This was previously published in Rebel Magazine.
In the early days of Occupy Wall Street, I went up to New York to meet some of the young protesters who were camping out in Zuccotti Park.
I met a young man who was part of the planning group that had been meeting since the summer. At most, they were hoping for a threeday protest, and had no idea a movement was about to be born that would stretch around the globe. They were as surprised as everyone else by the chord that was struck, and were in the midst of trying to figure it all out during those first weeks.
As we talked, people kept coming up to him to consult about one thing or another, and I sensed he was a very thoughtful guy beyond his years.
I decided this young leader would be a good person to ask the questions: “Why? What motivated you to do this, and what are you trying to accomplish?”
I expected to hear some political anger or alienation toward Wall Street and Washington; economic critiques of big banks; some alternative policy agendas; maybe some idealistic socialist or anarchist dreams; or just a more counter-cultural reaction to the ethos of the dominant society. But what I heard both surprised and encouraged me. The young man, who was in his early 20s, said,
“Well, I’ve been thinking about my life, and I’ve decided I want to have children, you know, to be a father, and I don’t want to bring my children into the world like it is right now. I wanted to help try and change some things for the children I’d like to have.”
He wants to be a dad. That’s what led him to become a leader of Occupy Wall Street.
There were many motivations in the park among the people I spoke with that first day, not all of them as profound.
The journey of being a good father doesn’t start the moment your child is born, but in the many years before in which you are building your own character and shaping the world your future children will be born into.
I became a dad later in life. It changed me and what I was already doing as an activist and author and gave me an even deeper reason for wanting to change the world.
Luke and Jack, my two boys, who are now 13 and 8, offer me a practical and personal view of the future I didn’t have before. And, as any parent will tell you, they give you a depth of feeling, of love, and of tenacity that you never had before, and still can’t quite explain to friends who don’t have kids.
You don’t need to have kids to want to make the world a better place, but it does help.
Until you have your own children or, as the young occupier has done, begun to imagine your own family, the future can seem more about your own life than somebody else’s.
My last book is called Rediscovering Values: A Guide for Economic and Moral Recovery, which asserted that the financial crisis was also a moral and even a spiritual one; that bad values and behaviors were at the core of the Great Recession that has caused so much pain and suffering.
We lost our balance in so many ways, the gaps between the top and the bottom became greater than any time since the Great Recession, and the risky and greedy behavior of Wall Street should have been embarrassing to even the most self-interested capitalists.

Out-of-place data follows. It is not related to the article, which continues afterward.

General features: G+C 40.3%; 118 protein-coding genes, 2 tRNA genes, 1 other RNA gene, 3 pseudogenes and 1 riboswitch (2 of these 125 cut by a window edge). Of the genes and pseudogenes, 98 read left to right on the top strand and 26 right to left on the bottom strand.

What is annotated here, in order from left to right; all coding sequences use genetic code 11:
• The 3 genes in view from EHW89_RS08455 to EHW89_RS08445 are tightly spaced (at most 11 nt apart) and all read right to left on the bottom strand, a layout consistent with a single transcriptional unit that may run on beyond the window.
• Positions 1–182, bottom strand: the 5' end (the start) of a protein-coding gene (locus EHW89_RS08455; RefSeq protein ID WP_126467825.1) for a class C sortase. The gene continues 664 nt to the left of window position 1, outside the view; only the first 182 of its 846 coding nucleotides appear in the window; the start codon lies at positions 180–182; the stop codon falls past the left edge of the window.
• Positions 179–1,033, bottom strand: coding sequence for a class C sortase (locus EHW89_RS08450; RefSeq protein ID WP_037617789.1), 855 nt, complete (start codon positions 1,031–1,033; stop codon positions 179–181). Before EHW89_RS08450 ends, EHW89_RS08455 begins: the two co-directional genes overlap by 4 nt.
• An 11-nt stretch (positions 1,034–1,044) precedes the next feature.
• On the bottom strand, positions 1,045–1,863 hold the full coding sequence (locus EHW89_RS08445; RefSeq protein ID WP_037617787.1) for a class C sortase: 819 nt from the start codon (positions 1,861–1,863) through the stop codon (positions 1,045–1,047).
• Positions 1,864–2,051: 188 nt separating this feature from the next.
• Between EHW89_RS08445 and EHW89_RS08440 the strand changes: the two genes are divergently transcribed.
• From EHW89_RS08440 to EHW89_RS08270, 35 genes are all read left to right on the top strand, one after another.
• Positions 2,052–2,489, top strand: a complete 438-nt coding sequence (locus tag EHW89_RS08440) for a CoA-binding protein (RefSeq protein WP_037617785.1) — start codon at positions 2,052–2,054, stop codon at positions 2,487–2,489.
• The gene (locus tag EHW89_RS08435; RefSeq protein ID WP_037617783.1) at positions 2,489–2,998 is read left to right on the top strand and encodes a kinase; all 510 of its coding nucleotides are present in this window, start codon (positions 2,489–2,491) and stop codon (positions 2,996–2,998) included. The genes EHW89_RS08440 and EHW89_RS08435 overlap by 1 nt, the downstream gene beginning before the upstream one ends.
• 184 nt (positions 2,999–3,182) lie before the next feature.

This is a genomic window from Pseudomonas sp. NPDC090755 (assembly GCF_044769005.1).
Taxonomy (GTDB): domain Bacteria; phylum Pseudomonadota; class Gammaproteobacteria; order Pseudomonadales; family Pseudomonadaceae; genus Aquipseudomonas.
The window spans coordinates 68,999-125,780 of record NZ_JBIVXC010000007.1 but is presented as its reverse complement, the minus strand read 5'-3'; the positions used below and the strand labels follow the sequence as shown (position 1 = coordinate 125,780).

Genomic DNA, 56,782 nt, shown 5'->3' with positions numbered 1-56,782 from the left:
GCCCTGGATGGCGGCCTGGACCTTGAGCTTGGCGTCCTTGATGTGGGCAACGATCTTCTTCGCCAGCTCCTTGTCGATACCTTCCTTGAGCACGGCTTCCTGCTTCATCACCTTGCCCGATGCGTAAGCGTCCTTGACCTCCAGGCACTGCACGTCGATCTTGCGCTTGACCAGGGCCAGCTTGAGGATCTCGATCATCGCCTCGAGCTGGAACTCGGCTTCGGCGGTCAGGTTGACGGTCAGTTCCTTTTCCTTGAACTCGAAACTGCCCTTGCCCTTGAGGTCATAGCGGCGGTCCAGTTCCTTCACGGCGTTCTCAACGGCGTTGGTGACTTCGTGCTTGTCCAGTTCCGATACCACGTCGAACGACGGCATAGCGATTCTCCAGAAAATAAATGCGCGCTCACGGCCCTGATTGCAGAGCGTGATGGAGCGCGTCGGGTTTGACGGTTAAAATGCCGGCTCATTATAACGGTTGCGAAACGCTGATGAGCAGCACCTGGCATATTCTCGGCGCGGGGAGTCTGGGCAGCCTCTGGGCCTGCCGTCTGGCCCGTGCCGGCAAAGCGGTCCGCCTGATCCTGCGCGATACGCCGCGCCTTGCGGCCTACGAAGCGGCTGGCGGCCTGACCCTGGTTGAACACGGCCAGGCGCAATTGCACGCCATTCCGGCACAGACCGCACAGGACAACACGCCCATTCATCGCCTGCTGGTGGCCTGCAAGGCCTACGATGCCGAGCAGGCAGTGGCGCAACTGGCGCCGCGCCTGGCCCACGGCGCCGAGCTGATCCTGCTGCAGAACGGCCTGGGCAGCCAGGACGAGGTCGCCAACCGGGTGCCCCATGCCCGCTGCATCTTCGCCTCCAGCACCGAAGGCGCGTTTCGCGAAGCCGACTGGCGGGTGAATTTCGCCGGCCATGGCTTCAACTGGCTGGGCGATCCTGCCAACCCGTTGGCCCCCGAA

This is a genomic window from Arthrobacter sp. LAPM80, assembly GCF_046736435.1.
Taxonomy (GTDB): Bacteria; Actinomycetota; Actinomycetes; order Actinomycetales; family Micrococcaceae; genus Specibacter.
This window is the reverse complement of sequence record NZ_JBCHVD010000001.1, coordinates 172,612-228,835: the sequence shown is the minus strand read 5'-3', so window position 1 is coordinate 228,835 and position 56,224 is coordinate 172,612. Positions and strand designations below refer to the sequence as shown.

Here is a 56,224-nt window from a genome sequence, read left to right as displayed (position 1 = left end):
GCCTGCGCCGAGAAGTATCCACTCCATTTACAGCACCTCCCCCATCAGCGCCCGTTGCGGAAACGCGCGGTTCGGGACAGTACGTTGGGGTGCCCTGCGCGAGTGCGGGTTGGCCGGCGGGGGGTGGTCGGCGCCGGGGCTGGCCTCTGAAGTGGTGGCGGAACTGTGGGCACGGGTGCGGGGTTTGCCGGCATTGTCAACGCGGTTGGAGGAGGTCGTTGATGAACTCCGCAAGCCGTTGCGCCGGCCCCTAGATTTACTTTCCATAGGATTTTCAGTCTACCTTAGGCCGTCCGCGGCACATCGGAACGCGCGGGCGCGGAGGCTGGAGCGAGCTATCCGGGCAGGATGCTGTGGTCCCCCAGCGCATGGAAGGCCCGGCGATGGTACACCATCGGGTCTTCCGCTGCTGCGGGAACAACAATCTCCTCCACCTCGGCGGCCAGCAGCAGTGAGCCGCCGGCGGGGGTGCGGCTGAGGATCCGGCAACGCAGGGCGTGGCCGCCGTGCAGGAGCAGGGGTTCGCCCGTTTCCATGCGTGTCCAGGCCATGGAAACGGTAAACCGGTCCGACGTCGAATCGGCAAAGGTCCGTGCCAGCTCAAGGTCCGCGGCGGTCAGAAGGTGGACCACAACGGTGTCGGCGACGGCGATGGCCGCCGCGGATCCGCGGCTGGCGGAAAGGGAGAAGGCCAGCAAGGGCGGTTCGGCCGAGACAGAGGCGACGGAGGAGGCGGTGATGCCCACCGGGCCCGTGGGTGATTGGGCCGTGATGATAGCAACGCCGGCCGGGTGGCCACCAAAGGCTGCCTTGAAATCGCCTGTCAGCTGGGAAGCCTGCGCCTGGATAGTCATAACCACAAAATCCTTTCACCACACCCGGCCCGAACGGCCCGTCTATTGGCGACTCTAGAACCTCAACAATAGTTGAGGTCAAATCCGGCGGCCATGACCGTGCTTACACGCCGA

A collapse of values was at the center of it all, on both Wall Street and Main Street. I said it should be clear now that wealth doesn’t trickle down, but bad values do, and named the “new maxims” that have overtaken us: “Greed is Good,” “It’s All About Me,” and “I Want it Now.”
But all this now also hits me as a dad. Those poisonous values are assaulting our children daily, and it sometimes feels to me, as a parent, that they are aimed right at my two sons through a popular culture that enshrines their short-term, narrow, and deadly perspective.
Modern advertising directly encourages our anxiety, fear and selfishness, telling us that our very identity is dependent on what and how much we consume. Again, the target is our children, teaching them the very opposite of what we were taught; not to worry about material things, to love your neighbor; but advertising says worry all the time, trust nobody, and just look out for No. 1.
Contrary to the new maxims, I countered with some new/old virtues in my book Enough is Enough, We’re In This Together, and what I call the Seventh Generation Mindset, drawn from our Native American peoples, which says we should evaluate decisions today by their impact on the seventh generation out. Think how radically that would change our economic, environmental, and moral decision-making. It’s clearly consistent with the perspective of a dad thinking about his kids and theirs.
So the economic crisis also has to do with being a good dad, just as my young friend at Occupy Wall Street figured out. It’s about protecting your children from the onslaught of the consumer culture and, even more importantly, instilling a very different value system in their souls. (Do a fun little quiz during television advertisements with your kids by asking one another “What are they lying about?” or “What are they trying to sell us?” See who figures it out first!)
Here are a few of the lessons I’ve learned about being a good dad to my boys.
Good dads teach their kids that too many people are left out and left behind, at home and around the world.
Every Christmas afternoon, our family goes to the World Vision website and each boy gets to choose a gift for a family in a developing country—a goat, sheep, cow, chickens, etc., after looking at what each could do for a poor family. Then we choose some others as a family to give. This year Jack decided to sponsor a little boy named Mufti from Ghana who has the same birthday as him and they have developed a long-distance relationship. The boys also get to decide how our family gives our money away and what causes and organizations we want to support. By the end of the day, our kids are just as interested, and sometimes more, in the gifts we gave than the ones they got.